updated 03:35 pm EDT, Thu April 19, 2012
Qualcomm 28nm LTE chip hit may touch Apple
Analysts at Citigroup and Piper Jaffray helped trigger stock market jitters on Thursday over the implications of LTE chip supply as it relates to Apple. Following Qualcomm statements after its quarterly results that there was a supply shortage of its 28 nanometer chips made at TSMC, Citi's Glen Yeung and Piper's Gene Munster both suggested that was a direct sign of Apple choosing a 28nm MSM9615 cellular chipset for its next iPhone. To Yeung, a ramp down in existing 45nm parts combined with the shortage was a sign Apple was switching production and lowering orders of older hardware as it got ready to produce the new.
Qualcomm's mounting production in the summer and fall would reflect Apple's own patterns, Yeung said. He anticipated a new iPhone in September or October.
Piper, however, saw the supply issue as less of a shift and more as something "likely" triggering a delay in the next iPhone. Qualcomm wouldn't have enough capacity any sooner to support a launch any sooner than the fall, Munster believed, citing "checks."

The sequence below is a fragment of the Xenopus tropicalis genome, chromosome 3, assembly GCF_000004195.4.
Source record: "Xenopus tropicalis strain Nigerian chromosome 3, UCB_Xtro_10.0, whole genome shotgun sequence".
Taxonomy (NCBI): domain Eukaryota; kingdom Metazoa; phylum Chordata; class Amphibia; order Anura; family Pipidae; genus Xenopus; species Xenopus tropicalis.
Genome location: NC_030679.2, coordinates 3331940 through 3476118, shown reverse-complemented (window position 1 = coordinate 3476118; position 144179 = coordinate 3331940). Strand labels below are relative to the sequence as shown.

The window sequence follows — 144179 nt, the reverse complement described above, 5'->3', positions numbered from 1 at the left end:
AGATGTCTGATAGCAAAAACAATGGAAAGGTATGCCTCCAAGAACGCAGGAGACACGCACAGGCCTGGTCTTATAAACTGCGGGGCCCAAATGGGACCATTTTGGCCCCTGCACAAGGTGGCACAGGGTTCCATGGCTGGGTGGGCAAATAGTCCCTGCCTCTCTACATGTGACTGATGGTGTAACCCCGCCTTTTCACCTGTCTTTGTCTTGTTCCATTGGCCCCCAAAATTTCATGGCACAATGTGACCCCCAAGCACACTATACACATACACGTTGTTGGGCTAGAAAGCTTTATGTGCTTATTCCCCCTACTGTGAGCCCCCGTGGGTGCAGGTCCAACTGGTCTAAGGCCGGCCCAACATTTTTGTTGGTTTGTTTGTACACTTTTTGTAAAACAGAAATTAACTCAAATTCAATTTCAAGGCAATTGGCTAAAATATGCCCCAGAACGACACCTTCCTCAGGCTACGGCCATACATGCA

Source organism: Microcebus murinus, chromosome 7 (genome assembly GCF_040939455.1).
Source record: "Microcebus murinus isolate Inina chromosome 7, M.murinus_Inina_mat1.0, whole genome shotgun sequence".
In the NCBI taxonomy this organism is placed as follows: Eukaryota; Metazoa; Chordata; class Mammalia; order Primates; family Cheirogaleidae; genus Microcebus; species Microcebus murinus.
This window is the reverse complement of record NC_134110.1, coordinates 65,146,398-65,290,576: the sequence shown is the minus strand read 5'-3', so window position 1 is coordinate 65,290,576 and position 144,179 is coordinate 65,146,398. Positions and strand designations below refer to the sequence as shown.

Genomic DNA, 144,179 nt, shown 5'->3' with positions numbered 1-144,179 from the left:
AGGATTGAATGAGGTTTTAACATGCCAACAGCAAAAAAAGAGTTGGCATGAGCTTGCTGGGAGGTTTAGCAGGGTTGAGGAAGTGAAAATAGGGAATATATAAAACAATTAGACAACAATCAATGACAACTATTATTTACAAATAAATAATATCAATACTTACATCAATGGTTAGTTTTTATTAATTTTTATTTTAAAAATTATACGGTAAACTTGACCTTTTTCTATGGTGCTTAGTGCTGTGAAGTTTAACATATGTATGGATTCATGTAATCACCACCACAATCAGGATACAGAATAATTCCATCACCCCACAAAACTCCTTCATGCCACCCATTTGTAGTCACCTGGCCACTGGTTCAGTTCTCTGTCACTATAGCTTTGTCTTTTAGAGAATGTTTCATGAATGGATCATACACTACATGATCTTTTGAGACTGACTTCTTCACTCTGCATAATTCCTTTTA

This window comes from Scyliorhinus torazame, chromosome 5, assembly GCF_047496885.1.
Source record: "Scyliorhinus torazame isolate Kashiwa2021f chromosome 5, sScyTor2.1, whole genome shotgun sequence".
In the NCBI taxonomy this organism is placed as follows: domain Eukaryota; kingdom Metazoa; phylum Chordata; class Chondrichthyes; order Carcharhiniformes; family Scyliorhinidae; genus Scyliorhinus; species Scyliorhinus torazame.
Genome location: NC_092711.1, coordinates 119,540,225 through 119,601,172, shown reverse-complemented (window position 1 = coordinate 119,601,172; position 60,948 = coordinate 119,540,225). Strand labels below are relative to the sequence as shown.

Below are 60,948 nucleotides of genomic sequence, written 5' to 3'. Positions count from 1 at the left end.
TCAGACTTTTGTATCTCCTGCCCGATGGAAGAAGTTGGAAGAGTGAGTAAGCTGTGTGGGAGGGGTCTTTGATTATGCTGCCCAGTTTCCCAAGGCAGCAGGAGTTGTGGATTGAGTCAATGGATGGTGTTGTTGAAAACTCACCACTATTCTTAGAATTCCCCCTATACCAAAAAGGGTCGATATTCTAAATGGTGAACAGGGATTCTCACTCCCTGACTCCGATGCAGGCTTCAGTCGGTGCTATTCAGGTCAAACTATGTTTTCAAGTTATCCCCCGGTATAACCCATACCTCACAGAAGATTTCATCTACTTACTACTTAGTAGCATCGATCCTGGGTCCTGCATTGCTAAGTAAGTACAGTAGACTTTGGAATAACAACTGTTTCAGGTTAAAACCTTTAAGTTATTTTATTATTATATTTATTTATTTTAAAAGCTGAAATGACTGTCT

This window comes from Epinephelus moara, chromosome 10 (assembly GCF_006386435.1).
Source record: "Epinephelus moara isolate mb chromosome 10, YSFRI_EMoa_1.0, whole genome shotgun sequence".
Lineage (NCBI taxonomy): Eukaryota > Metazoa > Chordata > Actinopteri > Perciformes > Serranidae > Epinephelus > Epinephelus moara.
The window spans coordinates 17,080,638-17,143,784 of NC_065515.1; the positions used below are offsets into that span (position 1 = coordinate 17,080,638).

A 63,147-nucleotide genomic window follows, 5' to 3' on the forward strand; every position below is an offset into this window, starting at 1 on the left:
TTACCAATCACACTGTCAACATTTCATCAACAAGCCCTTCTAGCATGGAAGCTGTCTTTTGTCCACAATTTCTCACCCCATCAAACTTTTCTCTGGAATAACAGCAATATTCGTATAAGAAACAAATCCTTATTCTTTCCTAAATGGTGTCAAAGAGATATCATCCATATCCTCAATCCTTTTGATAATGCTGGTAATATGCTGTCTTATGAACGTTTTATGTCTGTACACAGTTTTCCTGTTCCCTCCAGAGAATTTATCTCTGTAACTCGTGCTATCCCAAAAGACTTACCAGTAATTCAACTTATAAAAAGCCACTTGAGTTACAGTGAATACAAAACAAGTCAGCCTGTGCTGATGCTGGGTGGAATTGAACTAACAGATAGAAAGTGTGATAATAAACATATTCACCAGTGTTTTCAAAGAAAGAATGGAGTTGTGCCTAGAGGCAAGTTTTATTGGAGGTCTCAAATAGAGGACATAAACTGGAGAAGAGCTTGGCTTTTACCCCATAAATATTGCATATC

Qualcomm already has some use of the 28nm process in the Snapdragon S4 processors powering the HTC One series. The MSM9615 may still be its primary advantage, however, as it will let companies like Apple and others not using a Snapdragon implement the first truly efficient chipset that combines both 3G and 4G. Outside of HTC, many 4G Android and Windows Phones, as well as the new iPad, have often had to be bulky and carry oversized batteries for reasonable lifespans with 4G active.
Apple has gone on record as saying that an LTE iPhone in 2011 would have involved design sacrifices it wasn't willing to make.